Lake Elmo Airport Debuts New Runway

Latest Investment In Twin Cities Reliever Airport System
Improves Operations & Safety For GA
Published in Midwest Flyer Magazine October/November 2022 Digital Issue

Ribbon–cutting ceremonies (L/R): Brian Ryks, Executive Director and CEO of the Metropolitan Airports Commission; Gary Kriesel, Washington County Commissioner, District 3; Rick King, Chair of the Metropolitan Airports Commission; and Dag Selander, owner of Lake Elmo Aero.
Photo Courtesy of the Metropolitan Airports Commission

Minneapolis-St. Paul, Minn. – The Metropolitan Airports Commission (MAC) is celebrating the opening of a new 3,500-foot runway at Lake Elmo Airport (21D), one of the latest projects that supports growth in the region’s aviation industry. The new runway is part of a multi-year project to improve airfield infrastructure and provide safer operations.

The new runway opened to air traffic on July 20. Runway 14-32 is 650 feet longer than the previous runway, which will be converted to a taxiway in the final phase of the project. The MAC joined many neighbors, tenants, and users of the airport in a ribbon-cutting ceremony for the new runway on August 17.

“This project was driven by our legislative mission to promote aviation to its fullest potential at all of our airports while minimizing environmental impacts,” said Brian Ryks, CEO of the MAC. “This new runway will be safer, more efficient and support the investments that businesses and tenants are also making at Lake Elmo Airport.”

The MAC’s six general aviation airports are referred to as “reliever airports” within the Twin Cities metropolitan area because they relieve traffic that would otherwise impact Minneapolis-St. Paul International Airport (MSP), the 17th busiest passenger airport in North America. The MAC’s reliever airport system generates an estimated $756 million a year for the area economy and supports more than 4,600 jobs. Despite the pandemic, MAC reliever airports have seen double digit growth in the number of flights between 2019 and 2021, with operations surpassing 352,000 last year across the system.

Located between St. Paul and the St. Croix River, the Lake Elmo Airport is a hub for recreational aircraft, business aviation, and flight training. The airport supports more than 32,000 landings and takeoffs annually.

“Our reliever airports play an important role in the Twin Cities region, especially as we saw a resurgence in private business travel, recreational flying and flight training during the pandemic,” said Rick King, Chair of the MAC. “These infrastructure investments will help us better meet the needs of our strong and growing aviation community.”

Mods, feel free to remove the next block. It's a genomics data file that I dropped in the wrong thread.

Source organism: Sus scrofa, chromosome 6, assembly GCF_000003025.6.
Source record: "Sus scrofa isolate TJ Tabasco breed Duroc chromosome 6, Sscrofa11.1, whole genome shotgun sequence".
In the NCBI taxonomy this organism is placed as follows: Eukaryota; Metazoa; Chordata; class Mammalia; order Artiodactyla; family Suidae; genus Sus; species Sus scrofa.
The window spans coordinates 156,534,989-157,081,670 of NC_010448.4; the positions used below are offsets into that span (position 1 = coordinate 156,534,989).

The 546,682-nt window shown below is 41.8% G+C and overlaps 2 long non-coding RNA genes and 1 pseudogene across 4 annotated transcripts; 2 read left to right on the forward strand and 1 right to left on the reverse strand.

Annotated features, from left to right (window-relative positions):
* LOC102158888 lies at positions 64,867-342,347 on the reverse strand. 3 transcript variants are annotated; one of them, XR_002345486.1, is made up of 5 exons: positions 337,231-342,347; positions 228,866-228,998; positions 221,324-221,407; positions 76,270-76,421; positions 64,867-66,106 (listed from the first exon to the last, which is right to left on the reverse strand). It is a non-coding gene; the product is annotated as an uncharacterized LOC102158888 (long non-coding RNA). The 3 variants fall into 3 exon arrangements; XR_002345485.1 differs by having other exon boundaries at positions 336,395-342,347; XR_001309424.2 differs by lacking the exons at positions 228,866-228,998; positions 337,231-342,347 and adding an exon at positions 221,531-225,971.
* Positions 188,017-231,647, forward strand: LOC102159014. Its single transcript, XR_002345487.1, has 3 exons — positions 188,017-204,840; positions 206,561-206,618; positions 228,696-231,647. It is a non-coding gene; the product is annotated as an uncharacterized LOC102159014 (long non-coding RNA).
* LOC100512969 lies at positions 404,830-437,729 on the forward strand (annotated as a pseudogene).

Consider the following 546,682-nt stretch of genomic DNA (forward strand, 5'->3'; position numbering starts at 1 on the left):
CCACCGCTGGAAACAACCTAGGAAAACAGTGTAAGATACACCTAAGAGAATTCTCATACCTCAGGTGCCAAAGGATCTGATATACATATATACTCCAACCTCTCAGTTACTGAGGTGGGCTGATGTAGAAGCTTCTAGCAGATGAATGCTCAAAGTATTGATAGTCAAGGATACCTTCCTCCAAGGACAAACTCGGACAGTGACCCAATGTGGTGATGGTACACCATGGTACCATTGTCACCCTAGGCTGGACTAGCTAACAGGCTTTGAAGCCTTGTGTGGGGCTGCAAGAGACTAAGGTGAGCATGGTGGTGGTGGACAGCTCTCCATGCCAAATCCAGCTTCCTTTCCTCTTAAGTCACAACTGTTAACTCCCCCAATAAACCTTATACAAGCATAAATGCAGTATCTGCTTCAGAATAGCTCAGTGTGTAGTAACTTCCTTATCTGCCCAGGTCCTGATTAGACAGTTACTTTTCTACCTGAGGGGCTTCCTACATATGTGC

Envisioned as a part of the Lake Elmo Airport’s 2016 long-term plan, construction on the modernization project began in 2019. The project also includes realigning an adjacent roadway, upgrading instrument approach technology, installing new lights and signage, and making other airfield safety improvements. The $23.9 million project was funded with more than $17.5 million in federal and state grants.

In the past five years, the MAC has invested more than $50 million to provide a safe, efficient and modern reliever airport system. This includes preserving and enhancing runways, taxiways and taxilanes; adding energy-efficient lighting systems; improving navigation aids, facilities, equipment and fueling, and conducting essential long-term planning and environmental work. The MAC completed a $7 million project at Crystal Airport in 2020 for a major runway extension and airfield improvements. Future investments for airfield modifications and safety improvements have been recommended for Airlake Airport in Lakeville, based on a long-term plan approved by the MAC in April 2018.

About The Metropolitan Airports Commission (MAC)

The Metropolitan Airports Commission (MAC) owns and operates one of the nation’s largest airport systems, including Minneapolis-St Paul International (MSP) and six general aviation airports. The MAC’s airports connect the region to the world and showcase Minnesota’s extraordinary culture to millions of passengers from around the globe who arrive or depart through MAC airports each year. Though a public corporation of the state of Minnesota, the organization is not funded by income or property taxes. Instead, the MAC’s operations are funded by rents and fees generated by users of its airports. For more information, visit

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